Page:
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Malta has new regulations for cannabis associations



Malta published a new regulation for the creation of cannabis associations in the country at the beginning of March. The new regulation came about 15 months after the Maltese government legalized the adult use of cannabis, with the Authority for the Responsible Use of Cannabis (ARUC) started to accept registration requests at the end of February. Membership fees have been reduced from €8.750 to €1.000 for small associations (up to 50 members), but larger associations (from 351 to 500 members) will have to pay an annual fee of €26.000.

Associations are still limited to a maximum of 500 members and Maltese citizens prohibited from joining more than one association at a time. In addition, associations will be required to contribute 5% of their annual income to a harm reduction fund and 10% of their accumulated income to a community projects fund, both of which are managed by ARUC. Those selling cannabis to non-members or minors will be fined up to €10.000.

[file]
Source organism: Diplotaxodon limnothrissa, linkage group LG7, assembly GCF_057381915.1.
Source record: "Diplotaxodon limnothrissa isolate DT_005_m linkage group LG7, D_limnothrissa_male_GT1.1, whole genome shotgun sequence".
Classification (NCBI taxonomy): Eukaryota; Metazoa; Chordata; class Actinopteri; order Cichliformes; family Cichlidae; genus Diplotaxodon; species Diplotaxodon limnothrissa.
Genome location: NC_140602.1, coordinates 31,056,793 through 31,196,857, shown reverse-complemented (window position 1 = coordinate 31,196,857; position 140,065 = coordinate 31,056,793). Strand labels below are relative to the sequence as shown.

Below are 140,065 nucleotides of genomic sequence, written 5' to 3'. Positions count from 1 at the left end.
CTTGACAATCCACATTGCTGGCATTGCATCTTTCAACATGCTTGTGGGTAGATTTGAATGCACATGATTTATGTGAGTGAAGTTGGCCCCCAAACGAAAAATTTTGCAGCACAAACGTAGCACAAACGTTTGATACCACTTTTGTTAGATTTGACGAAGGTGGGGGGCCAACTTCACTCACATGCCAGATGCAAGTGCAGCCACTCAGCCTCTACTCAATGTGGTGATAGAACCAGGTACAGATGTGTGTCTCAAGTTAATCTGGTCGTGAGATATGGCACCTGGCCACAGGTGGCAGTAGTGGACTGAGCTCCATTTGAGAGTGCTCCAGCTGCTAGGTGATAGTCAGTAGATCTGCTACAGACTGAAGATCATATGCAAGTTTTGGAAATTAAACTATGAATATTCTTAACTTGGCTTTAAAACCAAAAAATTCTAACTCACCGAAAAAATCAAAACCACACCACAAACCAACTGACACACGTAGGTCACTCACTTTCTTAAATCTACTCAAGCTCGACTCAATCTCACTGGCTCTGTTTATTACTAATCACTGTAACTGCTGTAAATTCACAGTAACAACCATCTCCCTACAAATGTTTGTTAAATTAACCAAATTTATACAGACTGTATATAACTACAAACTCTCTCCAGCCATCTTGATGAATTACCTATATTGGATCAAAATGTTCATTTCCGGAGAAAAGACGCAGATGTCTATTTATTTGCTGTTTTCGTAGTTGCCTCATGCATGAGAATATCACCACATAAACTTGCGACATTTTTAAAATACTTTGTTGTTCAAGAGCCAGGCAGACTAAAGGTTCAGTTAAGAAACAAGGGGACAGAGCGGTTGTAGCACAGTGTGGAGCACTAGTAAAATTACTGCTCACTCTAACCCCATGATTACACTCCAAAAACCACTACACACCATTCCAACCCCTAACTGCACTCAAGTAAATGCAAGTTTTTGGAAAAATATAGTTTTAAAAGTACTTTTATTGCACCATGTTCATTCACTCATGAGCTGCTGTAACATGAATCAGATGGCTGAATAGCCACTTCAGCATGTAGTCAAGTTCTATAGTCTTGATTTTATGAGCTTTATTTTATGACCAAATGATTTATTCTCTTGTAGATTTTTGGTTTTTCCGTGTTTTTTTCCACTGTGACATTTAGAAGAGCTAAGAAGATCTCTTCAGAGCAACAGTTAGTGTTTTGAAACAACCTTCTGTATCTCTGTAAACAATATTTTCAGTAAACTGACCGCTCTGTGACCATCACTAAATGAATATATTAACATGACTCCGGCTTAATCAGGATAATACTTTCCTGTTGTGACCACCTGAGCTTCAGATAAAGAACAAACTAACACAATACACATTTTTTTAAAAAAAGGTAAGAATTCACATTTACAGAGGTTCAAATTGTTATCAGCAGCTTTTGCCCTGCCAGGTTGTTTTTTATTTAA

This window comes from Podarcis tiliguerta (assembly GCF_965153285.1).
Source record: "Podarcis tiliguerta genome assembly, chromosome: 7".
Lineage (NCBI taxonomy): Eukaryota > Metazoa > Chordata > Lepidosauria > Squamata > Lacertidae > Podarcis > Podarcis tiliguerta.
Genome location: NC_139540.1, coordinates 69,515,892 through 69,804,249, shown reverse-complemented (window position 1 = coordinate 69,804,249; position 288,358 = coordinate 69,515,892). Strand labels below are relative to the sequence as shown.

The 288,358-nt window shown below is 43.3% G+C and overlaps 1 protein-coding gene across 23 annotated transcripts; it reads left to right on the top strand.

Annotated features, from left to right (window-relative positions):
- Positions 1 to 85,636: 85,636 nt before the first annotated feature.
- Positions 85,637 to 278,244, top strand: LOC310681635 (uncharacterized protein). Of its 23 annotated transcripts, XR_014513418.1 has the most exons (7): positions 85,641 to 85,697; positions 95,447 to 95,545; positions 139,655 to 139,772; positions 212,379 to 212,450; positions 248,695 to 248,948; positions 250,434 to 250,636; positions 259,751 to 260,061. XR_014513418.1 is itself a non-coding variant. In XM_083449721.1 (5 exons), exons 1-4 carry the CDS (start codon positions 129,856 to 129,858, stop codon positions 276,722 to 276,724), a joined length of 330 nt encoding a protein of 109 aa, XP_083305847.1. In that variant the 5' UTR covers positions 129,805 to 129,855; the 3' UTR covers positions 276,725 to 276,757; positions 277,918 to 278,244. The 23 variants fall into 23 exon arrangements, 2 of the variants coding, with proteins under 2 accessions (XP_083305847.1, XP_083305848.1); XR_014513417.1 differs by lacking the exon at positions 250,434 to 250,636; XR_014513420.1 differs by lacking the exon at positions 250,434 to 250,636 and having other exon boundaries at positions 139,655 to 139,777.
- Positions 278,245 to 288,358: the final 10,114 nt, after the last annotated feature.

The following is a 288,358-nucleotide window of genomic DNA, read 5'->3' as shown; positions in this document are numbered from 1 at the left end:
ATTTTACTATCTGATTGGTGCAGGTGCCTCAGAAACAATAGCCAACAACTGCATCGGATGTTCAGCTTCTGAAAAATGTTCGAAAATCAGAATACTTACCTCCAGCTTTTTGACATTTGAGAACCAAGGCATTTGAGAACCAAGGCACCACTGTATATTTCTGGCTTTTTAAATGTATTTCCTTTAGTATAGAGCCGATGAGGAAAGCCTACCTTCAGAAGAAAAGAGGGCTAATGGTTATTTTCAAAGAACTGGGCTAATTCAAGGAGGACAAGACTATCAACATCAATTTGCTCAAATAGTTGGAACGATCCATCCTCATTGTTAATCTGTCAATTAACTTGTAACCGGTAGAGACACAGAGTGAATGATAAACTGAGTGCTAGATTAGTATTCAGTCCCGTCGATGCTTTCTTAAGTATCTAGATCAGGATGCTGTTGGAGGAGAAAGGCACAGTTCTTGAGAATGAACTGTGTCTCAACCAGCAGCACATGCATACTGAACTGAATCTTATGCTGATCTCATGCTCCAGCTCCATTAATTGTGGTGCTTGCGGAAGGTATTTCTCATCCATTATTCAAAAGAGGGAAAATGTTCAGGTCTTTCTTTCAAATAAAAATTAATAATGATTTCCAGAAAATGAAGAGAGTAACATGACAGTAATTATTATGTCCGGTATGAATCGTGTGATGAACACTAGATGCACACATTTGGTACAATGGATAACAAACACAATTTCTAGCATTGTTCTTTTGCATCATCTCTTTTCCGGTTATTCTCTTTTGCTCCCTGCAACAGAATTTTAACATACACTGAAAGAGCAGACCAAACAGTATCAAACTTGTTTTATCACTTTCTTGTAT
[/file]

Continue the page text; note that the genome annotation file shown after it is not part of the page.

Malta's requirements for creating a cannabis association
Regardless of size, all associations must keep detailed records of each cannabis cultivation cycle and submit a quarterly report to ARUC, detailing their number of members, cannabis sold and cash flow. The law establishes that ARUC “may” operate a centralized digital data collection and tracking system, in what appears to be a reduced ambition.

Associations must also maintain a membership register that includes all personal data, without any specific privacy or security requirements. Furthermore, founders must have lived in Malta for at least five years to set up an association and anyone convicted of serious crimes or drug-related offenses in the previous 10 years cannot set up or work for an association.

ARUC inspectors will carry out site inspections or audits and violators of the rules will face a range of sanctions including warnings, specific stop orders, fines and even the revocation of their permit. Fines for infringements range from €1.000 (for failing to submit a quarterly report or maintain an adequate list of members) to €10.000 (for more serious infringements, such as selling cannabis that is not labeled or improperly packaged).

ReLeaf Malta, an NGO that has been at the forefront of cannabis regulation in the country, has criticized the new regulations for not giving small producers enough leeway to set up operations and grow cannabis in tents, potentially leading them into the illicit market that the government is trying to eradicate.


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